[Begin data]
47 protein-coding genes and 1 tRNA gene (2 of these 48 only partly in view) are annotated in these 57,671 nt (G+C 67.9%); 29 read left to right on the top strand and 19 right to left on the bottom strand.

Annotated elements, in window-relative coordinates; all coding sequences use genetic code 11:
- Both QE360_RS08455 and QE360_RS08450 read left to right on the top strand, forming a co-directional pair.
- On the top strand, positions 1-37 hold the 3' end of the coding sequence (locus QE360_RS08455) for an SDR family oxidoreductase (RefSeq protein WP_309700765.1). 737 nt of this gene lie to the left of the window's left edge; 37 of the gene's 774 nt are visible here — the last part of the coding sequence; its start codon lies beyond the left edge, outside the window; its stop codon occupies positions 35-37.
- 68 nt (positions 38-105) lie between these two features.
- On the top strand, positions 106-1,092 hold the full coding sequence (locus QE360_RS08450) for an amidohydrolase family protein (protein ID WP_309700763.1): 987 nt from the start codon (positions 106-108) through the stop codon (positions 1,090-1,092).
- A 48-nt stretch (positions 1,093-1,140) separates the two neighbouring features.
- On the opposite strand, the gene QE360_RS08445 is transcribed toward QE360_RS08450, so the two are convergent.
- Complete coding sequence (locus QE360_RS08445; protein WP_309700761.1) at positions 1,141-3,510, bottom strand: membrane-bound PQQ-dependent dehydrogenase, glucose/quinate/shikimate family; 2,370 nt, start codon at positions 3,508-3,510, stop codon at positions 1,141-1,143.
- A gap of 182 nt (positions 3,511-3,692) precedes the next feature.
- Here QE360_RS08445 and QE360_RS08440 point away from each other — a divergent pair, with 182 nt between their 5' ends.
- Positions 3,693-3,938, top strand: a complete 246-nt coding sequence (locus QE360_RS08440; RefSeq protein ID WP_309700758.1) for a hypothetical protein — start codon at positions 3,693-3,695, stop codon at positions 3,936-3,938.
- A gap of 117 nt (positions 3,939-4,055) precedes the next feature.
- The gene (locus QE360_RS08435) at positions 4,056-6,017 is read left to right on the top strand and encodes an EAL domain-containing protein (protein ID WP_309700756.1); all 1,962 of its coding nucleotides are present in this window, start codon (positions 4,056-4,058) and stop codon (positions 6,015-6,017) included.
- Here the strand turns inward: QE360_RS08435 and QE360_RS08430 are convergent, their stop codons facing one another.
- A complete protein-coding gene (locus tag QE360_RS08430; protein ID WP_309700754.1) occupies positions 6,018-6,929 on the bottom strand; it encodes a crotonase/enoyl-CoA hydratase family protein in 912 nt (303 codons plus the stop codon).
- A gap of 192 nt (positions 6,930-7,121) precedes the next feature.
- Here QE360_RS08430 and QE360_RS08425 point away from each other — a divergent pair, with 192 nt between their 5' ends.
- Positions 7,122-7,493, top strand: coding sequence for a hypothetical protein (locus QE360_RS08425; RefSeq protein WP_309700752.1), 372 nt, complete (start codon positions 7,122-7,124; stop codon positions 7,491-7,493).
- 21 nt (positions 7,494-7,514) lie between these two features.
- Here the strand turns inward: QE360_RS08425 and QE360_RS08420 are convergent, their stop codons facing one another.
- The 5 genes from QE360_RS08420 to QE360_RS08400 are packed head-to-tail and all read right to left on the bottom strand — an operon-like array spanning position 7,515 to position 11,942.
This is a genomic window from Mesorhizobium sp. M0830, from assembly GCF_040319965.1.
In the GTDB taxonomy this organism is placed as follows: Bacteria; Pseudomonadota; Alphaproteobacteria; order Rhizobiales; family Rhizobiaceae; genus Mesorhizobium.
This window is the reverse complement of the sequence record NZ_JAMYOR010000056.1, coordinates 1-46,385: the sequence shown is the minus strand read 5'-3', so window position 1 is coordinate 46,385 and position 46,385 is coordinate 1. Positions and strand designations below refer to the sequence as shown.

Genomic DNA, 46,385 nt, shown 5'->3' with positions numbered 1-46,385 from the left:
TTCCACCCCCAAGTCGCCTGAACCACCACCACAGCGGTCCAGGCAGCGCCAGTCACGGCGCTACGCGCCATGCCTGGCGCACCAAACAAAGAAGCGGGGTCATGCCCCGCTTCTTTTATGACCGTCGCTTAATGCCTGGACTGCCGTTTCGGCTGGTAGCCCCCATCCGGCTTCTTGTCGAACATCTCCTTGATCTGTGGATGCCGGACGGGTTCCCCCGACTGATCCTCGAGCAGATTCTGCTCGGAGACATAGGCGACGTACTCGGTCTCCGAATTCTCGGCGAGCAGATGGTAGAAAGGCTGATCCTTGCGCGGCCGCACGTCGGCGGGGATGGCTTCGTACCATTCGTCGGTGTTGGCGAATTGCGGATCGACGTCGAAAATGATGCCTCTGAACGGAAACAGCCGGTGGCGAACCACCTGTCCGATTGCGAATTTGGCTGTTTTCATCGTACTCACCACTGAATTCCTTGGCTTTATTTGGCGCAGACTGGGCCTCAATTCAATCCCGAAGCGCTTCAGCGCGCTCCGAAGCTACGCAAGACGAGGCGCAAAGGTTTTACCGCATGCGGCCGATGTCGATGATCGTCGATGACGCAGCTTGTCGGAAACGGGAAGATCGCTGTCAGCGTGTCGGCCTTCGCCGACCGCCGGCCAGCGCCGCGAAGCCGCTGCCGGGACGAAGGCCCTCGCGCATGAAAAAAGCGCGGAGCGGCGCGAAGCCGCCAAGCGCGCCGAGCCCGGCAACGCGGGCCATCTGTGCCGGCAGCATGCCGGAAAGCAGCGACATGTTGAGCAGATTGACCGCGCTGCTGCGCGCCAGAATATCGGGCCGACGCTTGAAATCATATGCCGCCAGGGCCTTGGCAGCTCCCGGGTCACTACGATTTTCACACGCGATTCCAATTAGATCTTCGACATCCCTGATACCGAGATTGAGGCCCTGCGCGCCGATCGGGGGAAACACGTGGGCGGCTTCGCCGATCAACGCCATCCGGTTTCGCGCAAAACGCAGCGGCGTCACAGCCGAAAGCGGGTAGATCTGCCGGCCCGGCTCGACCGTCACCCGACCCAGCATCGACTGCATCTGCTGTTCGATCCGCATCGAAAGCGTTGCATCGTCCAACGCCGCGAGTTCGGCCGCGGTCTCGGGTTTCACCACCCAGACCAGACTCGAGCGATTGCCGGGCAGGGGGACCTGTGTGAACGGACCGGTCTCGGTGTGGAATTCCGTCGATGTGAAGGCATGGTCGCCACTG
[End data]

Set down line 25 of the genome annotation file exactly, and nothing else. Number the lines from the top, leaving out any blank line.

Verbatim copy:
This window is the reverse complement of the sequence record NZ_JAMYOR010000056.1, coordinates 1-46,385: the sequence shown is the minus strand read 5'-3', so window position 1 is coordinate 46,385 and position 46,385 is coordinate 1. Positions and strand designations below refer to the sequence as shown.